Tensions higher in Derry after parade incidents
Tensions higher in Derry after parade incidents


A Derry businessman was “kicked in the head” by a sashed member of the Apprentice Boys on Saturday afternoon following a major parade by the loyalist marching organisation.

The ‘Relief of Derry’ march to celebrate a 17th century Protestant battle victory is the largest of the year by the Apprentice Boys and involves thousands of loyalists parading provocatively through the overwhelmingly nationalist city.

Damian Lynch, who owns a shop in the Waterside area of the city, had finished hosing and disinfecting the alleyway adjacent to his premises.

Damian’s daughter Gemma explained that the odour from the alleyway had become unbearable as marchers had been urinating there all day. Her father was set upon as he was attempting to deal with the problem.

Gemma, who was also working in the shop on Saturday, said: “The smell was overpowering. It was disgusting. They were just urinating into our yard at the back of the shop. I spoke to them but it made no difference.

“My Daddy also went down to Victoria Gate a couple of times and asked the on-duty PSNI officers to intervene. There were PSNI members sitting in Landrovers and police cars. They told him they would get somebody to come up to the shop, but nobody appeared. In fact, there was no police presence on Spencer Road all day.

“At about half-past four, we started to do our cleanup, putting the shop back to the way it normally is. My Daddy went up the alleyway, which the marchers had been using as a toilet all day, with the hose from the yard and a bottle of bleach to clean up. He had just finished when a person we believe was a member of the Apprentice Boys, because he was wearing a suit and a sash, came up the lane. Daddy said, ‘Are you serious? I’ve just cleaned up there. There are portaloos in the car park.’ The man, who was in his 40s, more or less told Daddy he was going to the toilet in the alleyway whether Daddy liked it or not, but not as politely as that,” said Gemma.

According to Gemma, some water from the hose sprayed his feet and the man became angry.

“He came over and got into my Daddy’s face and started pushing him. My Daddy was saying, ‘Go on with yourself,’ but the man kept pushing.

“My Daddy went to walk away and come back into the yard and forget about it, but the man came at him again and pushed him.

“Daddy slipped in the water and he fell down on his hands and knees, and this man just came and kicked my Daddy one awful boot up the face, the way you would kick a football. He knocked my Daddy out and just left him lying on the ground. He just walked on. Daddy thought he was kicked in the mouth.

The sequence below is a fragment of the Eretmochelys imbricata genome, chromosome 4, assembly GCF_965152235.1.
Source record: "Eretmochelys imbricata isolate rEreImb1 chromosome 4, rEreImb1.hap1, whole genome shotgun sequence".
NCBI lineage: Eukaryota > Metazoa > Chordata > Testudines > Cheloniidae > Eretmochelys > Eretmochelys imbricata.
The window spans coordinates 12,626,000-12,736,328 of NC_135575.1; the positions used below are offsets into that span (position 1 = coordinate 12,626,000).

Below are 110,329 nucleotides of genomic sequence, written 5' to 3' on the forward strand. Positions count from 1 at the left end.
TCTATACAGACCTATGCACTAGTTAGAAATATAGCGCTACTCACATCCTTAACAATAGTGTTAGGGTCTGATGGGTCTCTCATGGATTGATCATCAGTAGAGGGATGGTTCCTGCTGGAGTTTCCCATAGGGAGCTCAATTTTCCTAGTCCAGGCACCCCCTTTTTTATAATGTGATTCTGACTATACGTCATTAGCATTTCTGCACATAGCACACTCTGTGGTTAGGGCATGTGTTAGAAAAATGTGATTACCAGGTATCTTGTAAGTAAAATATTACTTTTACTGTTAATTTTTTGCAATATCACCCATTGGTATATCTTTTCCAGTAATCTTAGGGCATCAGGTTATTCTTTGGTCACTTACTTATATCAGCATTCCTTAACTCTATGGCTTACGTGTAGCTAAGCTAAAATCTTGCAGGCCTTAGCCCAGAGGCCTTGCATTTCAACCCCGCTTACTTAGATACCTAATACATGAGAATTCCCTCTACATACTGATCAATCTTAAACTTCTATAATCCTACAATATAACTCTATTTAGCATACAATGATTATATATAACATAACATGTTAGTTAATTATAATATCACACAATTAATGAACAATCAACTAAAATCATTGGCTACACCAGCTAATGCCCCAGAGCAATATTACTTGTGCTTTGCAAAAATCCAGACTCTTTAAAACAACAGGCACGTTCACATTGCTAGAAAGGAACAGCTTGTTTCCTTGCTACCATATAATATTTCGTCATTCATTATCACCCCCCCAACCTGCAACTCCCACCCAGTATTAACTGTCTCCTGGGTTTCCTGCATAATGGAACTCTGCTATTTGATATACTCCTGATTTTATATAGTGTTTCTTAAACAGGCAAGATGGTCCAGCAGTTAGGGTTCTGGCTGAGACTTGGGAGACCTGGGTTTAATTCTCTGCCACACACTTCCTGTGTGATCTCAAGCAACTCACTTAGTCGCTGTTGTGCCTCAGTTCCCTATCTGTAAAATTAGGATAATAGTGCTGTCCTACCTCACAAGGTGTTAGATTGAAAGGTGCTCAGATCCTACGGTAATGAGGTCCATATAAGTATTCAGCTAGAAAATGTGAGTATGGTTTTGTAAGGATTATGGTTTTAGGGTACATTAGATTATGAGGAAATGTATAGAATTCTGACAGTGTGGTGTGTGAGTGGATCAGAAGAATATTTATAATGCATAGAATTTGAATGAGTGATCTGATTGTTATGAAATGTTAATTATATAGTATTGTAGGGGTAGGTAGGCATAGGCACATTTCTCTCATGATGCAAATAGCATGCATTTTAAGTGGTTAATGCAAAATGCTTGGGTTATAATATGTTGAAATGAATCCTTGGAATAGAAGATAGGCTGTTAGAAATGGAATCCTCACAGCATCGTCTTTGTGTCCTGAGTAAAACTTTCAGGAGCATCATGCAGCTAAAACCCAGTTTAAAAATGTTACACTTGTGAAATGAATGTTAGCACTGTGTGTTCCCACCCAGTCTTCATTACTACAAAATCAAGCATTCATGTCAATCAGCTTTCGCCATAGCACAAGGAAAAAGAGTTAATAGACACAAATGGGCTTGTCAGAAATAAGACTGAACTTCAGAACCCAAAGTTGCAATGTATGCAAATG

“Unbelievably, he joined the back of the lodge he was with, which was from outside the town, and they marched out the Prehen Road to get on their bus to go home, as if nothing happened,” she said.

Her father’s face “was pure red and covered in blood,” she said, and he was left in severe pain, but somehow avoided a skull fracture.

Gemma said that after the initial shock and disbelief, she and her father were “very angry” about what happened, but that it could have ended up as a mob attack.

“We might be dealing with something a whole lot worse today,” she said.

“If the police had sorted out the public urination situation like Daddy asked twice on Saturday, this would not have happened,” said Gemma.

SDLP Assembly member Sinead McLaughlin said the incident was “deeply shocking.”

“There is no cause for such a totally unacceptable and violent act, and to think of his children seeing him in this condition is just awful,” she said.

There were sectarian incidents during the parade itself. Loyalist paramilitary banners were marched through the centre of the city, with prominent unionist councillors marching behind them.

The march also saw a repeat of the problems that drew large-scale protests in the past, with ‘drive-by’ insults and smears directed at Catholics and incendiary, sectarian singing.

The march, the largest of the year by the Apprentice Boys, followed sectarian anti-Catholic displays at bonfires on the eve of the march.

However, the PSNI have confirmed they will only be investigating allegations of sectarianism at the two small remaining nationalist bonfires of the year, which took place in the Creggan and Galliagh areas of the city earlier in the week.

Meanwhile, a loyalist bonfire builder suffered serious injuries after falling from a pyre, which took place in Derry at the weekend with the approval of the authorities.

The man, who is in his early 20s, fell from a bonfire at Sperrin Park in the Waterside area of the city on Friday night. He was first taken to Altnagelvin Hospital in Derry but later transferred to the Royal Victoria Hospital in Belfast.

He is the fourth victim of giant loyalist bonfires in the Six Counties, which largely take place on council land but without intervention from the council authorities. Last year, one loyalist died after falling from a bonfire he was helping to build at a council site in Larne, County Antrim.

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